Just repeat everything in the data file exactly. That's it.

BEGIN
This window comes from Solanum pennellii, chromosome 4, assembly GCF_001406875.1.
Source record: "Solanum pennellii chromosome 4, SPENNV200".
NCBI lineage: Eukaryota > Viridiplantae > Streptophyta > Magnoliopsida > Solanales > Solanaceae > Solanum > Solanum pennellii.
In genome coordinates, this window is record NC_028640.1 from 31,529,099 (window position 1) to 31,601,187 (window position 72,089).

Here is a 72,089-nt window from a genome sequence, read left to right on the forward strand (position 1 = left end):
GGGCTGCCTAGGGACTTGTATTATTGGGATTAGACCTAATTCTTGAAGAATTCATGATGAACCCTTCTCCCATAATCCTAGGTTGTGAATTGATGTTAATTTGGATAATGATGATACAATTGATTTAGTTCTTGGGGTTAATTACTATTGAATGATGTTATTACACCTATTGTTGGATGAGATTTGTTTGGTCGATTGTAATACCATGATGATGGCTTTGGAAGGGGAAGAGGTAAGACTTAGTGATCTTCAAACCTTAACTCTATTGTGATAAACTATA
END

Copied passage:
This window comes from Solanum pennellii, chromosome 4, assembly GCF_001406875.1.
Source record: "Solanum pennellii chromosome 4, SPENNV200".
NCBI lineage: Eukaryota > Viridiplantae > Streptophyta > Magnoliopsida > Solanales > Solanaceae > Solanum > Solanum pennellii.
In genome coordinates, this window is record NC_028640.1 from 31,529,099 (window position 1) to 31,601,187 (window position 72,089).

Here is a 72,089-nt window from a genome sequence, read left to right on the forward strand (position 1 = left end):
GGGCTGCCTAGGGACTTGTATTATTGGGATTAGACCTAATTCTTGAAGAATTCATGATGAACCCTTCTCCCATAATCCTAGGTTGTGAATTGATGTTAATTTGGATAATGATGATACAATTGATTTAGTTCTTGGGGTTAATTACTATTGAATGATGTTATTACACCTATTGTTGGATGAGATTTGTTTGGTCGATTGTAATACCATGATGATGGCTTTGGAAGGGGAAGAGGTAAGACTTAGTGATCTTCAAACCTTAACTCTATTGTGATAAACTATA